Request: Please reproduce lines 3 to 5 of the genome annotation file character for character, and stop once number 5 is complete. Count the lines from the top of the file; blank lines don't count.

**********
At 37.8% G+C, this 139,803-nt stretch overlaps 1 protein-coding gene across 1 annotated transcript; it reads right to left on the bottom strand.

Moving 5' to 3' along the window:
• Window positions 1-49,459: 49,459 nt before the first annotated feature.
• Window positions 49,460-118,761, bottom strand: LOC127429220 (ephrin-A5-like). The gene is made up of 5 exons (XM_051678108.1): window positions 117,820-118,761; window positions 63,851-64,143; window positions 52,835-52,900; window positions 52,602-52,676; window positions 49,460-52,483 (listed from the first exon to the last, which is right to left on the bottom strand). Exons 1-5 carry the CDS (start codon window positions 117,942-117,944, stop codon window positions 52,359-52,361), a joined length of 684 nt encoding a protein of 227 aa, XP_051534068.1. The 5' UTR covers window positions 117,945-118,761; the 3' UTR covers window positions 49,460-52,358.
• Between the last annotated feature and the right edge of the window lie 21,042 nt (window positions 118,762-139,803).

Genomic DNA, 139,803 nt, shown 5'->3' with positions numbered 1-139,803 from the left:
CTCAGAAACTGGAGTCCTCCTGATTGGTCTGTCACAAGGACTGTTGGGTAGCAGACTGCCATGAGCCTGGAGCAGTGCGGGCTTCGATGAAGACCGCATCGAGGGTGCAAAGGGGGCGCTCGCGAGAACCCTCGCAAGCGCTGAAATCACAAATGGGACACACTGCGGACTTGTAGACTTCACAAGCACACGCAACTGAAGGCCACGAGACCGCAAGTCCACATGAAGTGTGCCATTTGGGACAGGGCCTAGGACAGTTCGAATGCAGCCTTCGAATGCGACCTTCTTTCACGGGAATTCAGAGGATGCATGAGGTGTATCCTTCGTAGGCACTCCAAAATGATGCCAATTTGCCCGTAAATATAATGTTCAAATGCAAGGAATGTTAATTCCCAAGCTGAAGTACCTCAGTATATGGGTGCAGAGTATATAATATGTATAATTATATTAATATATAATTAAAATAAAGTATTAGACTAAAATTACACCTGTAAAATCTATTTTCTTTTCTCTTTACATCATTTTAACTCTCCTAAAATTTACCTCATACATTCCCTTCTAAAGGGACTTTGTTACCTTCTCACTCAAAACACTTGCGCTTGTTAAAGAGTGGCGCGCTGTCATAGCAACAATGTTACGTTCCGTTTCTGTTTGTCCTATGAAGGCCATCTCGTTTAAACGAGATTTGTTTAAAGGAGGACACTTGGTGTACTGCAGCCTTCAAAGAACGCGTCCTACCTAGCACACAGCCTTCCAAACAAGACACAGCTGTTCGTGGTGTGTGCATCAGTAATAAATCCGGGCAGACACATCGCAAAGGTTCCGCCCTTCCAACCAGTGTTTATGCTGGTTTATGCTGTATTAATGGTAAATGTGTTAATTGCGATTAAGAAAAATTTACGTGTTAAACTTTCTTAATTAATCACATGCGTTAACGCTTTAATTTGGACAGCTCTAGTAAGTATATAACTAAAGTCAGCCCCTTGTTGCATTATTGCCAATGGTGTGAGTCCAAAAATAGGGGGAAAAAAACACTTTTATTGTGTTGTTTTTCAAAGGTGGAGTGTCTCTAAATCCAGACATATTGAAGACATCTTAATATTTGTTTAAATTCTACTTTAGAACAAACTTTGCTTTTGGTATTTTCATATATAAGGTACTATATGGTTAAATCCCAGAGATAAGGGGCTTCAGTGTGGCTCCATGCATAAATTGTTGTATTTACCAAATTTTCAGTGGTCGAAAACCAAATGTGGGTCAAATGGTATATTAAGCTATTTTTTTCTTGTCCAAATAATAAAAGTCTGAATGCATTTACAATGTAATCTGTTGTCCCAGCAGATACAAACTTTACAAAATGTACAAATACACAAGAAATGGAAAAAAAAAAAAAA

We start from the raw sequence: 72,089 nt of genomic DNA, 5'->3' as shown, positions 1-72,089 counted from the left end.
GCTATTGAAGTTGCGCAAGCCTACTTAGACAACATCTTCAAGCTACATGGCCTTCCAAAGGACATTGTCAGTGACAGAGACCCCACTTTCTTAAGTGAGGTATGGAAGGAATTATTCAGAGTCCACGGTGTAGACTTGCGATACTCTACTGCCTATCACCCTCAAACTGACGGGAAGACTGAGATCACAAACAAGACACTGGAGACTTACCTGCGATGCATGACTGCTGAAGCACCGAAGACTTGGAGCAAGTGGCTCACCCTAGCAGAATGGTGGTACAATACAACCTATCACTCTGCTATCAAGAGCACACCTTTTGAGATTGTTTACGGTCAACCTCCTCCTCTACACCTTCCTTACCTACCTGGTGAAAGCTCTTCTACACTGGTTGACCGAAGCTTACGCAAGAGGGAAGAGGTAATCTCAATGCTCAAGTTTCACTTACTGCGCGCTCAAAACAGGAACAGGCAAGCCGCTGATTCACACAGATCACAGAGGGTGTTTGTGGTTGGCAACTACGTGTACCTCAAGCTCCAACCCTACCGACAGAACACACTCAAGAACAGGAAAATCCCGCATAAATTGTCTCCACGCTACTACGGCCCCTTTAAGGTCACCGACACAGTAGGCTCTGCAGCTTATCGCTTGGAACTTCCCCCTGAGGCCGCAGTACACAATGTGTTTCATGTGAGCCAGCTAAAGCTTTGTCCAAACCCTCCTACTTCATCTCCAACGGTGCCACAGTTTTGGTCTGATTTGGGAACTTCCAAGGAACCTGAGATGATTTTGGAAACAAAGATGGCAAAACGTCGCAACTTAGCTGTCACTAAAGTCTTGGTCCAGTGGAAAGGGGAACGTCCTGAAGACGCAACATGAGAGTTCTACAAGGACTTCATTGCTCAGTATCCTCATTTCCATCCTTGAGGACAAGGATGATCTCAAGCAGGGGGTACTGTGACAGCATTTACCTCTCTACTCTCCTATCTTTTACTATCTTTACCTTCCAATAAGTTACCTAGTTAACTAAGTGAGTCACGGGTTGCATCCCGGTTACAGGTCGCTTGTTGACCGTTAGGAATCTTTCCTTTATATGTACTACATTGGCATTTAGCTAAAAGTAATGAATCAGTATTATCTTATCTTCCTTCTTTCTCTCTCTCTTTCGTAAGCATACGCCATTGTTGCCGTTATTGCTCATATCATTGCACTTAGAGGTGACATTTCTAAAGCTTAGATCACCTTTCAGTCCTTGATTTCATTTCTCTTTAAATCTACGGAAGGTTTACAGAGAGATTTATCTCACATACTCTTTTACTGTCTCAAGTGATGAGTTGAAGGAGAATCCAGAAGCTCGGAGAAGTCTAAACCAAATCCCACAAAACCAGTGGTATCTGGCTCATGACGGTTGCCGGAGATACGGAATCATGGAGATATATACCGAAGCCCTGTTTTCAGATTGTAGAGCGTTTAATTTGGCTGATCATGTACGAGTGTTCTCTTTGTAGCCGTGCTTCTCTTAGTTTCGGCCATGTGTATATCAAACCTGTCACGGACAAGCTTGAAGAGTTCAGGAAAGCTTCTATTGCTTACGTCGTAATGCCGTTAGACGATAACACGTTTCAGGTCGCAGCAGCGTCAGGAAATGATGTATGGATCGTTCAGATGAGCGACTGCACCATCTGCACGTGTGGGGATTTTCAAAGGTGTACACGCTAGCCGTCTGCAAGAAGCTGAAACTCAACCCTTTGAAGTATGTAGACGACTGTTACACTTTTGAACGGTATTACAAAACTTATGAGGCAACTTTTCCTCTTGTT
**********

• Window positions 1-49,459: 49,459 nt before the first annotated feature.
• Window positions 49,460-118,761, bottom strand: LOC127429220 (ephrin-A5-like). The gene is made up of 5 exons (XM_051678108.1): window positions 117,820-118,761; window positions 63,851-64,143; window positions 52,835-52,900; window positions 52,602-52,676; window positions 49,460-52,483 (listed from the first exon to the last, which is right to left on the bottom strand). Exons 1-5 carry the CDS (start codon window positions 117,942-117,944, stop codon window positions 52,359-52,361), a joined length of 684 nt encoding a protein of 227 aa, XP_051534068.1. The 5' UTR covers window positions 117,945-118,761; the 3' UTR covers window positions 49,460-52,358.
• Between the last annotated feature and the right edge of the window lie 21,042 nt (window positions 118,762-139,803).